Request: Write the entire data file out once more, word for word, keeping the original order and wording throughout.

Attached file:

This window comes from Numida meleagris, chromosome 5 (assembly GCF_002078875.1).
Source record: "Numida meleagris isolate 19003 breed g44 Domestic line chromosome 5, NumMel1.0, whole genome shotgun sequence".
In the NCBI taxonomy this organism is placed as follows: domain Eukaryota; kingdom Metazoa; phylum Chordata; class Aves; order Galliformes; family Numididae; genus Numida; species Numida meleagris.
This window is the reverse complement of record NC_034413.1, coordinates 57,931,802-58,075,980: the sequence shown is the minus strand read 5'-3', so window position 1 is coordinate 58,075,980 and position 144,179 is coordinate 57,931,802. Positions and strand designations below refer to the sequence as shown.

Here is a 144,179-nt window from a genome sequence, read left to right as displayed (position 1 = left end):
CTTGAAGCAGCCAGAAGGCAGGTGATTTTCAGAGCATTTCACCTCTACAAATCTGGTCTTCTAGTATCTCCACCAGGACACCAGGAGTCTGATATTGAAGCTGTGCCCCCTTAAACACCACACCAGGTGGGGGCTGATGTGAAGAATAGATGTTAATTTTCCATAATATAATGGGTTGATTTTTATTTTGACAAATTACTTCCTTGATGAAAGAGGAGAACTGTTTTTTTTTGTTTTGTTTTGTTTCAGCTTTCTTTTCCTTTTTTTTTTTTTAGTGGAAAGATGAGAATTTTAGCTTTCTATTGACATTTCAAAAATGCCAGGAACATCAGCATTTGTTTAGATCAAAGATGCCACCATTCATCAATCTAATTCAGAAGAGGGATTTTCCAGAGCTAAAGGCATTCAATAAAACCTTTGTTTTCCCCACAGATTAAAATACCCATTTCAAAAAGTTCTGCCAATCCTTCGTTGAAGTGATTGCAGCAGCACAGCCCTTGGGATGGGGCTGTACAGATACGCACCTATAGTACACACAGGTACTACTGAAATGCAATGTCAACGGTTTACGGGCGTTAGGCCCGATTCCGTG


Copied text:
This window comes from Numida meleagris, chromosome 5 (assembly GCF_002078875.1).
Source record: "Numida meleagris isolate 19003 breed g44 Domestic line chromosome 5, NumMel1.0, whole genome shotgun sequence".
In the NCBI taxonomy this organism is placed as follows: domain Eukaryota; kingdom Metazoa; phylum Chordata; class Aves; order Galliformes; family Numididae; genus Numida; species Numida meleagris.
This window is the reverse complement of record NC_034413.1, coordinates 57,931,802-58,075,980: the sequence shown is the minus strand read 5'-3', so window position 1 is coordinate 58,075,980 and position 144,179 is coordinate 57,931,802. Positions and strand designations below refer to the sequence as shown.

Here is a 144,179-nt window from a genome sequence, read left to right as displayed (position 1 = left end):
CTTGAAGCAGCCAGAAGGCAGGTGATTTTCAGAGCATTTCACCTCTACAAATCTGGTCTTCTAGTATCTCCACCAGGACACCAGGAGTCTGATATTGAAGCTGTGCCCCCTTAAACACCACACCAGGTGGGGGCTGATGTGAAGAATAGATGTTAATTTTCCATAATATAATGGGTTGATTTTTATTTTGACAAATTACTTCCTTGATGAAAGAGGAGAACTGTTTTTTTTTGTTTTGTTTTGTTTCAGCTTTCTTTTCCTTTTTTTTTTTTTAGTGGAAAGATGAGAATTTTAGCTTTCTATTGACATTTCAAAAATGCCAGGAACATCAGCATTTGTTTAGATCAAAGATGCCACCATTCATCAATCTAATTCAGAAGAGGGATTTTCCAGAGCTAAAGGCATTCAATAAAACCTTTGTTTTCCCCACAGATTAAAATACCCATTTCAAAAAGTTCTGCCAATCCTTCGTTGAAGTGATTGCAGCAGCACAGCCCTTGGGATGGGGCTGTACAGATACGCACCTATAGTACACACAGGTACTACTGAAATGCAATGTCAACGGTTTACGGGCGTTAGGCCCGATTCCGTG